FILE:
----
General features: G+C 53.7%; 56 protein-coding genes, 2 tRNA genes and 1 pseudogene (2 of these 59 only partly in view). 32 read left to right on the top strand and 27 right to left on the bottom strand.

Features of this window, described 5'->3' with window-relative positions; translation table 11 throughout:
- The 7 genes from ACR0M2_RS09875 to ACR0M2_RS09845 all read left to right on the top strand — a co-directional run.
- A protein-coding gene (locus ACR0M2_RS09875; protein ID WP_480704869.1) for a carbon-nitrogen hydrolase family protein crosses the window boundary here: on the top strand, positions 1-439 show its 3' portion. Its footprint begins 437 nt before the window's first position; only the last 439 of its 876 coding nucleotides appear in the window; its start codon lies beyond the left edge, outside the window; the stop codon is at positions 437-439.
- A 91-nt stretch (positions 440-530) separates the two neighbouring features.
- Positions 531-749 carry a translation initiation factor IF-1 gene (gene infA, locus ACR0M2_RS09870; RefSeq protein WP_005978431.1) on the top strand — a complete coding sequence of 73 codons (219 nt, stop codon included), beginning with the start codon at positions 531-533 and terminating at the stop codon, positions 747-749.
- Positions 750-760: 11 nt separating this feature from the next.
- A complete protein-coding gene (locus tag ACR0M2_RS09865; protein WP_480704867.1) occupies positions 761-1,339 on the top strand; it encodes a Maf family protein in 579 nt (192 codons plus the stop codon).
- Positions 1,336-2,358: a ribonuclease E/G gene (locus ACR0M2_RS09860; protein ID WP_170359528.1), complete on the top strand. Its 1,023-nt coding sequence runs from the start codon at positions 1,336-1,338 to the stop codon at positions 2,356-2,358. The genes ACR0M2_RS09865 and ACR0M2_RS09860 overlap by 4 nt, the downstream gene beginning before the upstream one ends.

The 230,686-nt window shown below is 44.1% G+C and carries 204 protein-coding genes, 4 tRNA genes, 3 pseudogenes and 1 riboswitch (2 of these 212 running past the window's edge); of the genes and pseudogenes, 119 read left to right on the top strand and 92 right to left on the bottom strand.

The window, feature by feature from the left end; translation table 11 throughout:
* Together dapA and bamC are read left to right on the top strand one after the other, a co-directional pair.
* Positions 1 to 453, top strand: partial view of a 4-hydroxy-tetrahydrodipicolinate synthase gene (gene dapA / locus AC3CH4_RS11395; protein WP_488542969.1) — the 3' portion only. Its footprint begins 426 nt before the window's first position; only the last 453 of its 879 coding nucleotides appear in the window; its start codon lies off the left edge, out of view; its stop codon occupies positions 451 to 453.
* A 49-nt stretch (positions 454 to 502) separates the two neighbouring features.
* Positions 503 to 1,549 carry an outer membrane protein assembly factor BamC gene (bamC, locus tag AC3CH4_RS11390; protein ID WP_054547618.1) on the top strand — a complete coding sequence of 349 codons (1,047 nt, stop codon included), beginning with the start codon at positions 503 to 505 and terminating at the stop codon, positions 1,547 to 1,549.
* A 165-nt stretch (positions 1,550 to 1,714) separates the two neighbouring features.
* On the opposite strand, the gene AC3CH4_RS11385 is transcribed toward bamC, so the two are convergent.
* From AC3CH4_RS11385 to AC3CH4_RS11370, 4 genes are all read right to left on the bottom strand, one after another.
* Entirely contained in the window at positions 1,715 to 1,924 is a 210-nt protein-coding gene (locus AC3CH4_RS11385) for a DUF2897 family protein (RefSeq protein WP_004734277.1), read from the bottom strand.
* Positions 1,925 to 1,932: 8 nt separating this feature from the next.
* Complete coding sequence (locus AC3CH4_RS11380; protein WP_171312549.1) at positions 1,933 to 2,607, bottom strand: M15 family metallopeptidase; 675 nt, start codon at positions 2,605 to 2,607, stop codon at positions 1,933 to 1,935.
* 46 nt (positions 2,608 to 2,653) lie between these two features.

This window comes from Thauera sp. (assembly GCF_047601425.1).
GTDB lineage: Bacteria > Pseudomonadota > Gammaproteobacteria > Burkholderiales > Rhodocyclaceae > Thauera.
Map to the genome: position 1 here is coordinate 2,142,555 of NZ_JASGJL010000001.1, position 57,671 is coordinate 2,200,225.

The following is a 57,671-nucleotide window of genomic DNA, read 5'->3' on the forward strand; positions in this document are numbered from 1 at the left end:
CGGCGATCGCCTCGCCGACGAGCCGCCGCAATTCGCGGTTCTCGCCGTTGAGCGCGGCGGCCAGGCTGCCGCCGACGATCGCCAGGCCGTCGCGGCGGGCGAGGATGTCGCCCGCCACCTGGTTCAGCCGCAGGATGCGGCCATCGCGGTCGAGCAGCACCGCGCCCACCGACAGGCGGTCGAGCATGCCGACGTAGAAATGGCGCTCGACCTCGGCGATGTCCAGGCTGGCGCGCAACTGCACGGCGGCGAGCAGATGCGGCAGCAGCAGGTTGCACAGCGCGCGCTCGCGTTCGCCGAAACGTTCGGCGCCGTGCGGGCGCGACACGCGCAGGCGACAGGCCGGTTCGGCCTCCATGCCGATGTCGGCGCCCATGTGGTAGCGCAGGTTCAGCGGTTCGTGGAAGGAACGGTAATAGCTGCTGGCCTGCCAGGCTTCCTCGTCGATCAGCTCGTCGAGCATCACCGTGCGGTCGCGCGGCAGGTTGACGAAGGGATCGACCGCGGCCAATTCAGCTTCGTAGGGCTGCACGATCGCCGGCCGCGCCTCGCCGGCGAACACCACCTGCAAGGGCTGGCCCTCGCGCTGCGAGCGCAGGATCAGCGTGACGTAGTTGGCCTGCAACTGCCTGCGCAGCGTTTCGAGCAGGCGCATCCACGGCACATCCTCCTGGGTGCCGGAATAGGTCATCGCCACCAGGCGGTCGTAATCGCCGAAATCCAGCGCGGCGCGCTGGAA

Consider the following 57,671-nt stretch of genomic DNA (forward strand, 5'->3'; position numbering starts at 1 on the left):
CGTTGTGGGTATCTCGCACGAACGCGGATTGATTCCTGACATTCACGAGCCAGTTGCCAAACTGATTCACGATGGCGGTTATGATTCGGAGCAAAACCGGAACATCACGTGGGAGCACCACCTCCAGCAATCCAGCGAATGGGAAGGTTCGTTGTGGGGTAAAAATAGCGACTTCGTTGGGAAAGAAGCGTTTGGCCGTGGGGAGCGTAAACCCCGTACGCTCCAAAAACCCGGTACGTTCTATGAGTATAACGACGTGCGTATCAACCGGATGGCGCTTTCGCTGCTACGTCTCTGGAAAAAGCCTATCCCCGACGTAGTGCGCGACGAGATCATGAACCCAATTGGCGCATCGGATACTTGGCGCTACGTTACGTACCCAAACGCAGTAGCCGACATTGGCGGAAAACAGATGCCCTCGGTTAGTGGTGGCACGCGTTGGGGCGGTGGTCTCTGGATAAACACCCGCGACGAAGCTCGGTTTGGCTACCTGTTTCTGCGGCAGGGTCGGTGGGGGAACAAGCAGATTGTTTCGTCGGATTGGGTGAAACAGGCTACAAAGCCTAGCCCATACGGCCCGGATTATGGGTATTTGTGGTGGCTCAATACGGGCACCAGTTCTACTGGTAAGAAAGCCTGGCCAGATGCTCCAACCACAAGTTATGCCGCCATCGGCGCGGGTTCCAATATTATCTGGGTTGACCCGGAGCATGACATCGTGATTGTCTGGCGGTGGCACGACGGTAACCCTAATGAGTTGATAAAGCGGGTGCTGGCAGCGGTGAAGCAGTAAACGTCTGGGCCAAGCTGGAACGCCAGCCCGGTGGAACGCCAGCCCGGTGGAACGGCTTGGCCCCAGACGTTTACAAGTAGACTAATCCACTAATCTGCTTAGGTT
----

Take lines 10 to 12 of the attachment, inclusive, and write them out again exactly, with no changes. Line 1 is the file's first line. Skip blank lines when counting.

The 230,686-nt window shown below is 44.1% G+C and carries 204 protein-coding genes, 4 tRNA genes, 3 pseudogenes and 1 riboswitch (2 of these 212 running past the window's edge); of the genes and pseudogenes, 119 read left to right on the top strand and 92 right to left on the bottom strand.

The window, feature by feature from the left end; translation table 11 throughout:
* Together dapA and bamC are read left to right on the top strand one after the other, a co-directional pair.